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‘Let’s use African culture to address security challenges’

‘Let’s use African culture to address security challenges’

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Dr Arase established that the concept of the community-based policing is a product of the African culture that had been in practice in local communities

Layi Olanrewaju, Ilorin

A former Inspector General of Police, Dr Solomon E. Arase, has said that the complexities of insecurity in the country could be addressed if Nigerians embraces African culture and values.

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The former Police boss made this submission in an address at the 2nd Joint International Conference organised by the Faculty of Arts, University of Ilorin, and the African Studies Institute, University of Georgia, Athens, USA, which was held at the University Auditorium, themed “Globalisation, Security, Governance and Culture in Africa”.

Dr Arase, who was the chairman of the occasion, also explained that technology, postmodernism as well as globalisation “have altered the internal security equation.”

Pointing out that the dynamics of security has always been driven by technological advancement as well as cultural evolution, along with its attendant ‘culture conflicts’, the former Police boss noted that both have combined to redefine the concept and practice of security while placing additional responsibilities on governance.

He said: “Globalisation has impacted negatively on our cultural values as much as it has altered the complexities in crime, security and governance. Conversely, however, globalisation and African cultural values also present opportunities that could be drawn upon to strengthen security and governance. The challenge lies in finding the right balance between our threatened cultural practices and postmodernism towards addressing the challenge of globalisation, governance and the security question.”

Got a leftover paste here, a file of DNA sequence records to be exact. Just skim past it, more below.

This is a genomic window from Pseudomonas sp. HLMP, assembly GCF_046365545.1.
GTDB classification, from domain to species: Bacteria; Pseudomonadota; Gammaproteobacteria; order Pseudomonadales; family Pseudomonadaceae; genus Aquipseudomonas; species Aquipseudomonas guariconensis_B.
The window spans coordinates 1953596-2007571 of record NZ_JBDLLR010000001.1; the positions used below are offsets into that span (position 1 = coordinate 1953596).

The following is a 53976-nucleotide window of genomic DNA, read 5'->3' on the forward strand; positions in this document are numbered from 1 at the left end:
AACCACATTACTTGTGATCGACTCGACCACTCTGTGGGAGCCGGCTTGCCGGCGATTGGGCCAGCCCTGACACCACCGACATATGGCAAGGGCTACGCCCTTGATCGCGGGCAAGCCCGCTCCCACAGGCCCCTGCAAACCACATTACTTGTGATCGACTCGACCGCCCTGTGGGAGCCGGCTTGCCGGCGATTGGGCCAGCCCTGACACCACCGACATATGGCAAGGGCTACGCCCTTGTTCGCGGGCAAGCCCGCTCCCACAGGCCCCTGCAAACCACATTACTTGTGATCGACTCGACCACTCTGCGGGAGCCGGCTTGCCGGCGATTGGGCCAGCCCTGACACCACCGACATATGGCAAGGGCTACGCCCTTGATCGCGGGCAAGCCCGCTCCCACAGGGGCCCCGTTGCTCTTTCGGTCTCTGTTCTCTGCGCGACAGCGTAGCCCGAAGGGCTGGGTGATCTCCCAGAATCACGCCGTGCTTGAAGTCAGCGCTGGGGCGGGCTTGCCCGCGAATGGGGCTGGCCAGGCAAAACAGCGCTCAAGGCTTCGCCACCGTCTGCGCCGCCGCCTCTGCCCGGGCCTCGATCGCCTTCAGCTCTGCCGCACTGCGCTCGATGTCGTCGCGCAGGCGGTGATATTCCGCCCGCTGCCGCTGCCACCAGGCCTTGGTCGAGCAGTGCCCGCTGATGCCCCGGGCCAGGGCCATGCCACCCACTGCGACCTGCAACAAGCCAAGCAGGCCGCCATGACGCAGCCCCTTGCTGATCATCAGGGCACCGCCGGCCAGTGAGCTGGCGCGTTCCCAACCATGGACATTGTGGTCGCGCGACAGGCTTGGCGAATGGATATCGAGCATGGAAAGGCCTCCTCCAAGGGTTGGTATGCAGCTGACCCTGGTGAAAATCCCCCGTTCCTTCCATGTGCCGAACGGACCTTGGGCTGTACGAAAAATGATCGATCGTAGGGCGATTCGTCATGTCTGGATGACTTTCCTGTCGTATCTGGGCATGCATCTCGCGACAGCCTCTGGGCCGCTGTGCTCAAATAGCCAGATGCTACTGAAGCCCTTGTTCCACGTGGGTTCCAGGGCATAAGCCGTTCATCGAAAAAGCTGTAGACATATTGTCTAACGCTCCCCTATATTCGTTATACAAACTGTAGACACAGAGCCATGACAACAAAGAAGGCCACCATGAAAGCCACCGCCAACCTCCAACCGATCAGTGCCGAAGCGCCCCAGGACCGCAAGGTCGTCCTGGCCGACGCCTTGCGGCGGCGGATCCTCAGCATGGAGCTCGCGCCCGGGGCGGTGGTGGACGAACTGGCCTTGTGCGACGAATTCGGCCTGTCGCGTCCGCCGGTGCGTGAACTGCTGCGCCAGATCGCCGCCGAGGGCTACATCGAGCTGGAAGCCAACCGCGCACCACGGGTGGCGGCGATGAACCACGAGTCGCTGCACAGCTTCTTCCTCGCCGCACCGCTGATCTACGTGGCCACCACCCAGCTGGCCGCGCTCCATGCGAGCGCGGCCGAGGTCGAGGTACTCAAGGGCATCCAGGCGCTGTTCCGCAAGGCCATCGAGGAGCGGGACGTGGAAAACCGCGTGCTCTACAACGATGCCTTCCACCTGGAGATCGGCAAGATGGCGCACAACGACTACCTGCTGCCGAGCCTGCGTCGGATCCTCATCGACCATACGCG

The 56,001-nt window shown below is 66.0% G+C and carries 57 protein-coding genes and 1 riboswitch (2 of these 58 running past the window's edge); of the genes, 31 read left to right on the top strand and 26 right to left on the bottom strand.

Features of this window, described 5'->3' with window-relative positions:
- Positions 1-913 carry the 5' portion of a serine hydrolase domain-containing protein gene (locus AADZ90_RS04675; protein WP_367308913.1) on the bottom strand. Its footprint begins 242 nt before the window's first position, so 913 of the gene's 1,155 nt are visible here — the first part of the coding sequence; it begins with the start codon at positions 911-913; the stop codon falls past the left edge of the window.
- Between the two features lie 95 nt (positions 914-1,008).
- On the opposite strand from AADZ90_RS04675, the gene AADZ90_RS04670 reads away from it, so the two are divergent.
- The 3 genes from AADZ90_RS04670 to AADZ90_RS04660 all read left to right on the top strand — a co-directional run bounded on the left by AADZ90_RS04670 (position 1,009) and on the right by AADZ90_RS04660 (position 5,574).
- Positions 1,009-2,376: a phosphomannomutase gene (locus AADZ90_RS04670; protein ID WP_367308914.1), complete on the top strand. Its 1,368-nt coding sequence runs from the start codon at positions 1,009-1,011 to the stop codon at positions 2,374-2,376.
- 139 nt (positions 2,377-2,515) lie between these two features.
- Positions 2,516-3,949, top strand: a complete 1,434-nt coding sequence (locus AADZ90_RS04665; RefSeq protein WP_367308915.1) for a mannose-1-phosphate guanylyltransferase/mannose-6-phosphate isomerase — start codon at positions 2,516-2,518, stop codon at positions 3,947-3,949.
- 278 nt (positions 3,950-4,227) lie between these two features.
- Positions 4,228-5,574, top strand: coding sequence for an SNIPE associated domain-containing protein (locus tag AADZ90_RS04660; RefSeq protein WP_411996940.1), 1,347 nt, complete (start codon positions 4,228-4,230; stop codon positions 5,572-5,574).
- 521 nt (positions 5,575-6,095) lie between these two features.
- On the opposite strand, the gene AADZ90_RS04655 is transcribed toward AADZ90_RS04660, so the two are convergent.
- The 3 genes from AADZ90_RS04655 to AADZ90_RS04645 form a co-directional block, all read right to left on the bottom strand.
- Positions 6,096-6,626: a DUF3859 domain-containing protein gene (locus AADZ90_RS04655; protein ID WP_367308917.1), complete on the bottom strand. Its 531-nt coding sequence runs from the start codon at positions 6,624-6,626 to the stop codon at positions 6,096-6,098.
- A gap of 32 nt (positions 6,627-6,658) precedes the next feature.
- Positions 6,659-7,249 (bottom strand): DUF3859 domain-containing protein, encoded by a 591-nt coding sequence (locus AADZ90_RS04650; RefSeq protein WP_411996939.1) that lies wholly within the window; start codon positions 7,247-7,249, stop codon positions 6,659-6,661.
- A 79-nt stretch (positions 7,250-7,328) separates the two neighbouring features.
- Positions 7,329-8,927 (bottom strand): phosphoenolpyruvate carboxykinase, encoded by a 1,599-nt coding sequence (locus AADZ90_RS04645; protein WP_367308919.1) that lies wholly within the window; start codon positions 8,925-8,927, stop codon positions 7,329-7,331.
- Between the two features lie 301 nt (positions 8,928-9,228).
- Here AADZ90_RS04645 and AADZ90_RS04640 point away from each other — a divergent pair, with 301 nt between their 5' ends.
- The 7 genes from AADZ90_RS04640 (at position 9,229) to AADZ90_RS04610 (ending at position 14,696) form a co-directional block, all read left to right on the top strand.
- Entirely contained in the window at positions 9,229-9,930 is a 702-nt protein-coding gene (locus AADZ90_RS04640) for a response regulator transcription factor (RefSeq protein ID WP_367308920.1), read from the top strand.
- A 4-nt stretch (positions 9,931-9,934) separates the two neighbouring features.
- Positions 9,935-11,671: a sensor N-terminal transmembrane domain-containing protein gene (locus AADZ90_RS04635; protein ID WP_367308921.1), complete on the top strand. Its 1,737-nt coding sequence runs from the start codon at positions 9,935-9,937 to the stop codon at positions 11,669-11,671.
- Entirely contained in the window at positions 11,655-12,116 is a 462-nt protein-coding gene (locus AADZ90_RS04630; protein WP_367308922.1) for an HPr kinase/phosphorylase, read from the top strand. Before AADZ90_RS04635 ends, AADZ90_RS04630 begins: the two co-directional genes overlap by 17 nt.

Citing various scholars, Dr Arase established that the concept of the community-based policing, which is closely interlinked with social and religious structures, is a product of the African culture that had been in practice in local communities long before the advent of colonialism, and was highly effective in maintaining law and order largely without the use of violence.

He said, “Community-based policing and social control architecture was woven round the traditional institutions and customs and were visible among the Yorubas in the South West and the Hausas in the northern part of Nigeria,” pointing out that “these traditional, community policing practices varied in orientation and implementation, and were known to share the modern principles associated with community policing as being advanced by the Western world just as they were very effective in enabling the pre-colonial Nigerian societies in security governance”.

Declaring the Conference open earlier, the Vice Chancellor of the University of Ilorin, Prof. Sulyman Age Abdulkareem, who was represented by the Deputy Vice Chancellor (Academic), Prof. Mrs. Sylvia Malomo, spoke on the importance of culture while also stressing the benefits of collaboration with national and international institutions.

The Keynote Speaker, Prof. Jean Ngoya Kidula of the Institute of African Studies, University of Georgia, Athens, USA, who spoke on ‘The Labour of the Arts’, noted that arts can become a metaphor for other social issues of life not unlimited to expressing our angst, resolving our conflicts, identifying crisis in security as well as lack of good governance.

Prof. Abel Fakuade of the Faculty of Arts of the University of Ilorin, who was the Lead Paper presenter at the Conference spoke on “Cultural Globalisation in Africa, A curse or a Blessing: The Nigerian example”.

In his remarks, the Supervisor of the Unilorin/UGA MoU, Prof. Simon Aderibigbe, spoke on the current state of the MoU in terms of collaboration in publishing of academic works and joint conferences and Faculty exchanges. He disclosed that by 2019, “the colleagues from the University of Ilorin will be joining us in a Joint Conference at the University of Georgia”, just as he further noted that the MoU was not limited to the Faculty of Arts alone but must involve other Faculties and across all disciplines within the University of Ilorin.

Earlier, the Dean of the Faculty of Arts, University of Ilorin, Prof. Mrs. Oyeronke Olademo, expressed delight with the quality of the gathering, saying “this occasion is one that confirms that it is good to collaborate”.

The Conference was well attended by members of law enforcement agencies, traditional rulers in Kwara State, staff and students of the University of Ilorin as well as other academics from within and outside Nigeria.

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